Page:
MDS begins cleanup in Texas

Mennonite Disaster Service sending clean-up crews to communities hit hard by Hurricane Harvey

The MDS Arkansas Search and Rescue Unit conduct operations in Ft. Arthur, Texas.

Mennonite Disaster Service (MDS) cleanup work began this week in Bloomington, Texas, a rural community in Victoria County, in the aftermath of Hurricane Harvey.

The storm hit Texas Aug. 25, 2017, as a Category 4 hurricane with wind speeds of 130 miles per hour, according to CNN. The hurricane had a diameter of 280 miles at its first landfall and was later downgraded to a tropical storm.

Harvey dumped a record 51 inches of rain in parts of Texas, and, in a six-day span, released 27 trillion gallons of water over Texas and Louisiana.

MDS volunteers started by cleaning up and cutting trees as part of the early response effort.

An MDS assessment team visited Bloomington, last week, as reported in an Aug. 31, 2017 MDS press release, moving deeper into the footprint of Hurricane Harvey.

Led by MDS executive director Kevin King, the team assessed damage sustained by the storm.

Lynn Kitser, one of the first MDS volunteers on the ground begins cutting trees and cleaning up in Bloomington, Texas.

According to Victoria County emergency operations officials, between 500 and 600 homes sustained damaged, with needs ranging from stringing tarps across roofs to debris removal and gutting.

Already an economically stressed community, Bloomington and Victoria County took the full force of Harvey’s wind as it moved north toward Houston where it dumped trillions of gallons of water, causing catastrophic flooding.

Victoria County officials asked MDS to assist with cleanup efforts in Bloomington.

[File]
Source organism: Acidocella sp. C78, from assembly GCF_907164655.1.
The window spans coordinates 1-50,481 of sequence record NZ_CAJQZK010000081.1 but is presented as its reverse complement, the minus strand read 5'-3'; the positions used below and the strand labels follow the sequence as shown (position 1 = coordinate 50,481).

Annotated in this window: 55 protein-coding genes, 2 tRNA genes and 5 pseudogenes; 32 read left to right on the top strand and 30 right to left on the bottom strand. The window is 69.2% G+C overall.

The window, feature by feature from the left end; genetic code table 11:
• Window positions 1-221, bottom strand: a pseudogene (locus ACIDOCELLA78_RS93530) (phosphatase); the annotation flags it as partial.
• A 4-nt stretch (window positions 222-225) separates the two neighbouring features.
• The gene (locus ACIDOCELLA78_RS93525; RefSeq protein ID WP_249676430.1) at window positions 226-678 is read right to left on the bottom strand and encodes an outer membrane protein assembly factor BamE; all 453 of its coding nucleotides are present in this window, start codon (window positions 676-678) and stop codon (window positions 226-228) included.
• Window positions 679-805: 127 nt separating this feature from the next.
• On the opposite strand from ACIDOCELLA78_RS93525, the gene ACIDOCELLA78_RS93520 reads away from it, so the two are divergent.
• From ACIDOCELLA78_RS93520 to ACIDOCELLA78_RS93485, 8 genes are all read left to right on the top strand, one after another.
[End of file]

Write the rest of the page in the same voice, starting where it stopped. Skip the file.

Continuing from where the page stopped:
“We’re ordering in teams,” King says. “The number one priority is tarping roofs to protect the homes from more damage. The wind damage was tremendous.

“Second will be cleanup of debris around the houses for sanitary reasons,” he says, adding that once the debris is curbside, Federal Emergency Management Agency contractors will collect and dispose of the debris.

“Third, we will start gutting houses,” King says. “There is a lot of mucking out to do.”

MDS workers and county officials speak with an unidentified homeowner in Bloomington, Texas about the damage to his home by Hurricane Harvey.

Cleanup crews were scheduled to arrive in Bloomington as early as Sept. 2, with more arriving the beginning of this week.

King says the cleanup effort could take two or three weeks or more.

To help MDS finance the volunteer emergency response teams or to volunteer, visit

MDS is also monitoring Hurricane Irma, which is projected to reach landfall in Florida Sunday morning, according to the CNN website. Tropical storm force winds are expected to impact south Florida and the Florida Keys late Saturday. Irma’s cloud field covers 300,000 square miles, larger than the state of Texas.

Florida Governor Rick Scott urged residents in the evacuation zone to heed the warning and leave before it’s too late.

MDS has already activated an investigation team.

Photo credit: MDS

For more about Hurricane Harvey and relief efforts:

Click here to listen to a podcast in which MDS executive director Kevin King joins Jason Boone, coordinating minister of the Peace and Justice Support Network and Hannah Heinzekehr, executive director of The Mennonite, Inc., to discuss MDS response in Texas.

Read the Aug. 31 MDS press release here:

Harvey by the numbers:

Hurricane Irma live updates from CNN:





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